We continue our look at the options for the ‘Ken Burns Effect’ in PowerPoint by combining the pan and zoom animation features into a complete effect.
It adds interest and movement to a still image with two separate animation effects available, in part, in PowerPoint.
Ken Burns Effect in PowerPoint
The zoom in or zoom in/out effect is in PowerPoint under the name Grow/Shrink.
Pan across a still image in PowerPoint – Ken Burns effect part 2
Give a still image some interest and movement by adding a simple ‘pan’ animation across the photo.
PowerPoint Background Animation or Ken Burns Effect in Mac only!
PowerPoint 365 for Mac has a background animation or ‘Ken Burns effect’ feature that’s not available in other PowerPoint.
Grow / Shrink
PowerPoint’s animation options for zooming in or out are surprisingly limited, especially considering the PowerPoint for Mac’s Background Animation feature.
The only ‘zoom’ option is Grow/Shrink which is quite restrictive.
- Can only focus to the center of an image or slide.
- Cannot zoom out. Only zoom in or in & out.
- There is ‘sort-of’ Zoom Out but it’s quite limited.
It’s hard to understand why Microsoft hasn’t, at the very least, offered separate ‘Grow’ and ‘Shrink’ options (to use their naming).
Working within the limitations of what’s available in PowerPoint, it’s possible to add motion to a still image “a la Ken Burns”.
Center an image
To work with PowerPoint’s limitation, crop the image/slide so the main point of interest is centered.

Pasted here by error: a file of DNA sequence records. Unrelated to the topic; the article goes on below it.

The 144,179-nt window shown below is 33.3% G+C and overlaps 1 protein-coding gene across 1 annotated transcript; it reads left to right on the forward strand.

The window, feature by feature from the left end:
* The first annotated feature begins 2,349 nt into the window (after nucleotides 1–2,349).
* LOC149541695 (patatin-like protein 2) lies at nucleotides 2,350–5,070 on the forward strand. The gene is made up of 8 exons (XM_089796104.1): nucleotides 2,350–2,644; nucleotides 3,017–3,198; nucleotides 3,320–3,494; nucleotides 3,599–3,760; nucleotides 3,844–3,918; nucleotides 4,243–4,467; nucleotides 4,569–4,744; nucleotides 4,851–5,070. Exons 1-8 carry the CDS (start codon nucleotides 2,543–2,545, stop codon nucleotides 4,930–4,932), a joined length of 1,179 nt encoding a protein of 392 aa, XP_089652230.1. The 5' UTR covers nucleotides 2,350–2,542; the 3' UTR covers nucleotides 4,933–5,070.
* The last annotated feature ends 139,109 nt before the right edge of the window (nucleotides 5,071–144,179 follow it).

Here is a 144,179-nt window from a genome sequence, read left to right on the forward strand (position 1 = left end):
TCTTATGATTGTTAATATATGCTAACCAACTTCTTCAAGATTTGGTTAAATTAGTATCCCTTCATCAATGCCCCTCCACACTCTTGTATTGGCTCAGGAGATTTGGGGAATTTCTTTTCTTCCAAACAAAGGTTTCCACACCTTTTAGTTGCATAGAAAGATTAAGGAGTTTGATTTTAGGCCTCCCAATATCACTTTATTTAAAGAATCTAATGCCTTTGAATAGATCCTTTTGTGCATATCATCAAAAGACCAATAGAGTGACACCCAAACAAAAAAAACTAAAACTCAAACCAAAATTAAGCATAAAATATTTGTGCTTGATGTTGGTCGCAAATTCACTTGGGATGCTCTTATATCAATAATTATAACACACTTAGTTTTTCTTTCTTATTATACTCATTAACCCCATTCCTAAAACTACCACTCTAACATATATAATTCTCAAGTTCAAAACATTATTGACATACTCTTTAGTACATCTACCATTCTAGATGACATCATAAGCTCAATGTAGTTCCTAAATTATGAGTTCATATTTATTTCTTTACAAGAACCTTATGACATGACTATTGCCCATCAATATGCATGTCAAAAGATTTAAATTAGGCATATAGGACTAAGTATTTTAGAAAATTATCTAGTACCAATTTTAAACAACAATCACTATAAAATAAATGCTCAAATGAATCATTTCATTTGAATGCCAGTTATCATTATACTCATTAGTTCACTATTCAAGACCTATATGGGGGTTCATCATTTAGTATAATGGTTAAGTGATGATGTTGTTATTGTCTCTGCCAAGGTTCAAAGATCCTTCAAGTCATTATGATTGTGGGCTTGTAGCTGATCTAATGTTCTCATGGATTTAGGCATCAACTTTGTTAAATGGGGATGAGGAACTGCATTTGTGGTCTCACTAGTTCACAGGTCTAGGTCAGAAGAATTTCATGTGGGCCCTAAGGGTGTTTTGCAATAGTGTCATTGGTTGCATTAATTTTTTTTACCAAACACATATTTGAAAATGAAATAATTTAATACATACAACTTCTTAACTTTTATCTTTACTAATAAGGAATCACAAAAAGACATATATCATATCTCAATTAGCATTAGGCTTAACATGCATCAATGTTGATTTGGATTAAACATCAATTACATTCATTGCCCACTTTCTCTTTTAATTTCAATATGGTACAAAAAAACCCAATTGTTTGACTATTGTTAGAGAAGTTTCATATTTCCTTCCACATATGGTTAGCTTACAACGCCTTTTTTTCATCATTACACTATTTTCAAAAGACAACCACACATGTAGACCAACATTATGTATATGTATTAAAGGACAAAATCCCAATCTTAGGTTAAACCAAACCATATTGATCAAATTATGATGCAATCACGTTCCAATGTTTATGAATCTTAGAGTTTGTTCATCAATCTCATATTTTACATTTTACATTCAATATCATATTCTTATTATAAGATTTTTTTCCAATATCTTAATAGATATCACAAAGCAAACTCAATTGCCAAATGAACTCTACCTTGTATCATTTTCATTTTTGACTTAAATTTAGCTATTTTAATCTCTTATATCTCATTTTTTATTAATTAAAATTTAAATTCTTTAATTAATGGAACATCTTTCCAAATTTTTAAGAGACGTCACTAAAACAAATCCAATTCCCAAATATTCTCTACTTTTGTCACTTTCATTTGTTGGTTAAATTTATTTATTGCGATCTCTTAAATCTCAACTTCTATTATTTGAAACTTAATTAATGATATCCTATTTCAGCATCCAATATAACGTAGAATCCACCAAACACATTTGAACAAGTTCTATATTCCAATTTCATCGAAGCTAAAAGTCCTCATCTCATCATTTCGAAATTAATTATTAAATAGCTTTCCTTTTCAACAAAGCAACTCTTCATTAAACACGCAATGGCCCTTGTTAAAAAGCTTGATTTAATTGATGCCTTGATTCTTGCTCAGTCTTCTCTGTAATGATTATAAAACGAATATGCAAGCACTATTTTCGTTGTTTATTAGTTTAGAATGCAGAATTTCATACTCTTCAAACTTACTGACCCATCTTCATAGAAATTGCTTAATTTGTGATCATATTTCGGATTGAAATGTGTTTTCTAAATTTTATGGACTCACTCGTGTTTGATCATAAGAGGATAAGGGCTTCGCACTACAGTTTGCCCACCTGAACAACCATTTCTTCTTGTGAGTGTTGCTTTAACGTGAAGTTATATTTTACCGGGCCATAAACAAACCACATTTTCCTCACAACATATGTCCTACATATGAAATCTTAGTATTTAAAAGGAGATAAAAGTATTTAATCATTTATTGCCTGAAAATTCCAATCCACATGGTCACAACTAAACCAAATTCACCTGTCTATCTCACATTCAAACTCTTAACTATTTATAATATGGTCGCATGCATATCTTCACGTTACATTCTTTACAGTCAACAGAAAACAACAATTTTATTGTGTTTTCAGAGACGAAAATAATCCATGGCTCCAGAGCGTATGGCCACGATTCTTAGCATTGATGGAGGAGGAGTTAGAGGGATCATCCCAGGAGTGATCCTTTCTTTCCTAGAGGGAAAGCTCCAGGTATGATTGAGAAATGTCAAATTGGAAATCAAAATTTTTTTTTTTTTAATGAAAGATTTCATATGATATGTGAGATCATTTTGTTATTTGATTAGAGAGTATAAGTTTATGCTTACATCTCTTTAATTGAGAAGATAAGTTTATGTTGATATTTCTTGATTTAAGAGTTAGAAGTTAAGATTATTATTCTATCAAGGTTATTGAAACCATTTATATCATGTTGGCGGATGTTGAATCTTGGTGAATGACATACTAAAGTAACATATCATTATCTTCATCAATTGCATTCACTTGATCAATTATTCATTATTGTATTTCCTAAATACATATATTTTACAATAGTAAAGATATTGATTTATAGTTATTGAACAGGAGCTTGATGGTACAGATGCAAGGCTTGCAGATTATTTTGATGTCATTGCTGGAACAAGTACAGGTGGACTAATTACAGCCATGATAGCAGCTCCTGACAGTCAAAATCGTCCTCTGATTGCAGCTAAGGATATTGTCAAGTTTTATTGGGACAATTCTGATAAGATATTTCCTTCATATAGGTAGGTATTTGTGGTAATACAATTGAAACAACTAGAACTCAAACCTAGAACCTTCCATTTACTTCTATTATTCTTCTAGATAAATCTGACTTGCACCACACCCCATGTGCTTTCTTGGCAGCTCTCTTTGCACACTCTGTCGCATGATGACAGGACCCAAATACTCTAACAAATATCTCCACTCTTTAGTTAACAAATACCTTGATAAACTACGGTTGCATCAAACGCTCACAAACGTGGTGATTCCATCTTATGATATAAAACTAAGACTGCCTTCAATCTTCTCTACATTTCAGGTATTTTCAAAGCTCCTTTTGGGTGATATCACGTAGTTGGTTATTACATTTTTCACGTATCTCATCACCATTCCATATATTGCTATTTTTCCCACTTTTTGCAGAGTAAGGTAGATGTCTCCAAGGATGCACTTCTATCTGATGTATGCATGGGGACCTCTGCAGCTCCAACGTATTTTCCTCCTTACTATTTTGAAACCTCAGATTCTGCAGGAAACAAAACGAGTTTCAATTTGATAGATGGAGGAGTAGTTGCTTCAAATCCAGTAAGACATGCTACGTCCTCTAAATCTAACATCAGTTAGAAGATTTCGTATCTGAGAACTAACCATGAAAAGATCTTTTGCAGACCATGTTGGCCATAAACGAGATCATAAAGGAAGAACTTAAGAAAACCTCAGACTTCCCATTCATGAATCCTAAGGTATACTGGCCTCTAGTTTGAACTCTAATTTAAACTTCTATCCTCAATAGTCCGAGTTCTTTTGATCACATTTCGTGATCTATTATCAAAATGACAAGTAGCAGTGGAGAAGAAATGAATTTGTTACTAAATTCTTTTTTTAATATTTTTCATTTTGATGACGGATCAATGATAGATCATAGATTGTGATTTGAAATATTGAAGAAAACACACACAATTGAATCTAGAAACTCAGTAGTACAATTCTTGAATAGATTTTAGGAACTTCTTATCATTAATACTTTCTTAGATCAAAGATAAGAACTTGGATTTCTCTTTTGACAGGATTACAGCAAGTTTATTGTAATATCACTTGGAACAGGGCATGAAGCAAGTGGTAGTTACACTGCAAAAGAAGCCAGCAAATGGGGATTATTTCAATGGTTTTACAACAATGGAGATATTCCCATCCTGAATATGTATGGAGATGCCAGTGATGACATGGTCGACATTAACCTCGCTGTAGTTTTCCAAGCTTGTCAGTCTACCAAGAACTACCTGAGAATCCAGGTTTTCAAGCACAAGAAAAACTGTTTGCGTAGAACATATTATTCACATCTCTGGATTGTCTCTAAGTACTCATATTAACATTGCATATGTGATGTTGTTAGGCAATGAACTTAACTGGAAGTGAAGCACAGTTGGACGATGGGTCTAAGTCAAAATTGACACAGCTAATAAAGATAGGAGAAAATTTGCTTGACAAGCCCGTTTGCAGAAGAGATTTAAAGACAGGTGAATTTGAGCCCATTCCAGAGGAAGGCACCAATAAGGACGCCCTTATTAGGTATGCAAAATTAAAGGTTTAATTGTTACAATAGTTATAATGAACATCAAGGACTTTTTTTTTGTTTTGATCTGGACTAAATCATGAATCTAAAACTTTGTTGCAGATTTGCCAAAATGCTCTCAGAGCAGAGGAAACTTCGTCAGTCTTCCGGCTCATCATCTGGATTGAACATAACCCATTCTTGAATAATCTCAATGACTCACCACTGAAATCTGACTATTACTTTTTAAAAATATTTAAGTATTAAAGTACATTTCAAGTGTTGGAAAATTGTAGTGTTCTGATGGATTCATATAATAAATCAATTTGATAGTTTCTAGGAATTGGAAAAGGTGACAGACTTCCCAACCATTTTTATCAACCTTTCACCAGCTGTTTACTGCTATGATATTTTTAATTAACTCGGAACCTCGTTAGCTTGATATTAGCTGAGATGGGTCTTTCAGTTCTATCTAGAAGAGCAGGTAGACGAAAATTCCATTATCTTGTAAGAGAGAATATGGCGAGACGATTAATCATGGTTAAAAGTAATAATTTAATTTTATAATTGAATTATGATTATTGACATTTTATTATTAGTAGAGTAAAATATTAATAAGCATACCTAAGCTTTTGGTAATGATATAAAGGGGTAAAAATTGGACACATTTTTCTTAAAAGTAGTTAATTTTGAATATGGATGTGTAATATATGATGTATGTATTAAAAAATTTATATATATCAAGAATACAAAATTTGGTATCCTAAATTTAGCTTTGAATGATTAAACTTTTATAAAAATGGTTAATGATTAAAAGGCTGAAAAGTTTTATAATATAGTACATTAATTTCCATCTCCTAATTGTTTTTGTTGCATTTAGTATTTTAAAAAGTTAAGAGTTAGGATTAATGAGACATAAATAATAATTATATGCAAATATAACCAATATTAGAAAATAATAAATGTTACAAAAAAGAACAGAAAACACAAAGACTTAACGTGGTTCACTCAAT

Use View | Show | Guides to add handy cross-hairs or guidelines.
A bit of cropping and sizing puts the middle face right in the center of the image – that’s where Grow/Shrink will aim for.
Add Zoom or Grow animation
Now adjust the amount or depth of zoom. Go to Grow/Shrink, Effect Options | Effect | Size.
Any setting over 100% is a zoom in. Change the Size percentage and test until the image zooms in to the position you want.
Tip: leave the timing as the default, a few short seconds, while testing. Later in the process, change the timing to something slower.
That takes care of the zoom in element, now let’s add some ‘pan’ effect.
Add motion path
Pan across an image in PowerPoint is called a ‘Motion Path’. There’s a wide selection of motion paths, we’ll stick with the simple straight line.
The details of pan / motion are explained in Pan across a still image in PowerPoint – Ken Burns effect part 2
The animation is harder to visualize because the preview is in the original or pre-zoom state.
From the above image, it looks like the motion path will move the image almost completely off the slide area. However, that preview doesn’t take into account the zoom in (step 1 in the animation pane).
Once you’re happy with the zoom in and motion path, extend the timings of both effects to something slower. In each Animation Pane item, go to Timing | Duration. Maybe start with 20 seconds (Extremely Slow) and adjust from there.
Optional extra – Custom Motion Path
If the simple Line motion path isn’t enough, try one of the many other choices.
Generally speaking, the simple motion paths are better such as:
- Diagonal Up Right
- Diagonal Down Right